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post, declared that he intended that the in emergencies. If one wishes for conpremiers he would call should carry out firmation of this opinion, it is necessary his policy. In France it is not as in to see him in a tight corner. He knows America: the President has, constitu- how to get out of tight corners better tionally, little power. The executive than anyone. It may sometimes be chief is the Premier, who is respon- thought that he might have avoided sible to Parliament and whom Parlia- getting into tight corners. ment can make or break. Nevertheless, Now M. Briand is a fine manœuvrer: a man like M. Millerand, if he is it is exhilarating to watch him placing surrounded by influential supporters his opponents, when they are most and has really the favor of Parliament, cocksure, in an impossible situation. can become supreme. It is only when His method of speech-making is a lesson
а. he is faced by a Premier who is backed in Parliamentary strategy. It is odd up by Parliament, and whose policy that, in a country so renowned for its is in opposition to that of the Presi- eloquence, the written speech is so dent, that he must submit, on pain of common. Often have I seen an orabeing broken, as was President Mac- tor who has gained great fame take Mahon. M. Poincaré has recently out of his pocket his typewritten reply shown that against M. Clemenceau to a simple expression of thanks for then at the height of the power derived attending a luncheon, and proceed to from Parliament and people — he could read formal or flowery phrases. It is do nothing, even though he was stren- somewhat disconcerting to the Anglouously against the provisions of the Saxon, who is used to impromptu treaty. The president may be indeed speeches — the substance of which is nothing in France, and the Elysée may doubtless well prepared, but of which be a prison. There are those who assert the words are left largely to the inspirathat M. Poincaré, who now enjoys tion of the moment. It is with us remuch backing, would have been earlier garded as a confession of weakness, a called to the premiership had not M. sign of artificiality, to hold in one's Millerand passed him over, just as M. hands the evidence of careful study. Poincaré for a long time passed over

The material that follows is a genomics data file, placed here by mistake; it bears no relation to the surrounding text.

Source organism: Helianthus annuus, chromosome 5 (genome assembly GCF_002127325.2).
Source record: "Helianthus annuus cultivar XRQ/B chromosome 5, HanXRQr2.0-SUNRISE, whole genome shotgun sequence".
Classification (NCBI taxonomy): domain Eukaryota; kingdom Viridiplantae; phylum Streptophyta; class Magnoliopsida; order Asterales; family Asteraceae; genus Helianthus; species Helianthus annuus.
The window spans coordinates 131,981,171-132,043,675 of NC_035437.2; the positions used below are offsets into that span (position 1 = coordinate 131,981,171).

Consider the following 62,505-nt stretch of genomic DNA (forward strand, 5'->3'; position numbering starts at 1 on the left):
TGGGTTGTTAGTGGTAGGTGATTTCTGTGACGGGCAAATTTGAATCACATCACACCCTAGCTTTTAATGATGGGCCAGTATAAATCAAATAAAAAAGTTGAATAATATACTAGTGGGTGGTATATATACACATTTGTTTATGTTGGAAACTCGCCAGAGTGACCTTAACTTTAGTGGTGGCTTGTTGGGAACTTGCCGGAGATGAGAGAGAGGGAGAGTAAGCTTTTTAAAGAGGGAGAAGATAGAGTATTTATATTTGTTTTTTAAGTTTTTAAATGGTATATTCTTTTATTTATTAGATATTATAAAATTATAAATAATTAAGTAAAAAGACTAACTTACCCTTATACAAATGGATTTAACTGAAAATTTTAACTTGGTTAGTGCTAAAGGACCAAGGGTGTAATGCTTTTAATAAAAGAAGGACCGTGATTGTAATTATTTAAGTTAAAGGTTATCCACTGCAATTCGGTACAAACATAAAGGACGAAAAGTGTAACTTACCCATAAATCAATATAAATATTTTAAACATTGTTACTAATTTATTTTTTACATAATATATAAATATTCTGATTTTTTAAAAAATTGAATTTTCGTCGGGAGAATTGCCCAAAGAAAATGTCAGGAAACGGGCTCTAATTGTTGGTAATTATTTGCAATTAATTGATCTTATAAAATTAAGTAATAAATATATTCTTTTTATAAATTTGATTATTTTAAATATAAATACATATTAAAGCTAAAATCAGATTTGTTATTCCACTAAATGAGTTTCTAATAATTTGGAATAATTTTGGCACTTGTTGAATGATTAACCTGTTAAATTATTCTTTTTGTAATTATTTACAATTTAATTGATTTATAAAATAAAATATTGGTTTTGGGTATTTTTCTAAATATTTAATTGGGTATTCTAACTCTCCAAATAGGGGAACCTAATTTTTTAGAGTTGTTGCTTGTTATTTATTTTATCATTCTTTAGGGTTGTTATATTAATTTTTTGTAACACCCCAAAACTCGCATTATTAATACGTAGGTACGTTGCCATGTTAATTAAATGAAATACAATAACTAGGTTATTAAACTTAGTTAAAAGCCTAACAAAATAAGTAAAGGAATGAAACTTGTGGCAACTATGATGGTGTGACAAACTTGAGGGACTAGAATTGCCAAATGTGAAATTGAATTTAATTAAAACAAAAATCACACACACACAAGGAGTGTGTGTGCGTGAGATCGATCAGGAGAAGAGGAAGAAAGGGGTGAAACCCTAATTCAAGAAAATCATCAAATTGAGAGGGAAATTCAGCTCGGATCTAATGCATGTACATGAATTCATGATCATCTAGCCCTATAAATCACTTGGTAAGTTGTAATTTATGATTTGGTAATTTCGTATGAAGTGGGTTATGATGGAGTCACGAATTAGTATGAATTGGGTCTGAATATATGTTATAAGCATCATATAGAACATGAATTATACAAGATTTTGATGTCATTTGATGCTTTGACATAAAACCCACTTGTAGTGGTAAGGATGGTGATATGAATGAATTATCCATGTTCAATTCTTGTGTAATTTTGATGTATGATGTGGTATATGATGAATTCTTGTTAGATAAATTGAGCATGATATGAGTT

We have at least to pretend to sponM. Clemenceau. However that may be, taneity. The form is thus sacrificed, M. Leygues, who succeeded M. Mille- but the appearance of sincerity is saved. rand as Premier, was little more than But with the French the form counts the nominee of M. Millerand, carrying for much. Out comes the written docuout his instructions. M. Briand present ment, and only its forceful delivery ly succeeded M. Leygues, and although preserves for it its effect of directness. M. Briand is far from being colorless, But M. Briand is not one of those Premier and President have worked French orators who not only rehearse amicably together, and M. Millerand but write their speeches. On the conmay be considered to be still in the as- trary, his efforts are nearly always imcendant, still the supreme authority promptu. This is essentially characterin France, in fact as in name.
istic of the man. He is the improviser par excellence. He is an amazing
virtuoso. In France they say that he III
‘plays the violoncello.' He plays it M. Aristide Briand, more than any without the music before him. He other French politician, has won the plays it precisely as the occasion sugreputation of being shrewd and skillful gests. He would, perhaps, be singularly embarrassed were he called upon to blies. This may be true of parliaments play a set piece. He loves to embroider, like the British, where two, or, at the to compose as he goes along, to await most, three parties sit on their benches the inspiration of the moment and the with their minds made up, ready to call of circumstance. This is true of his obey their party whip. But it is not speeches - but it is also true, in a true of M. Briand in the French Parlialarger sense, of his politics.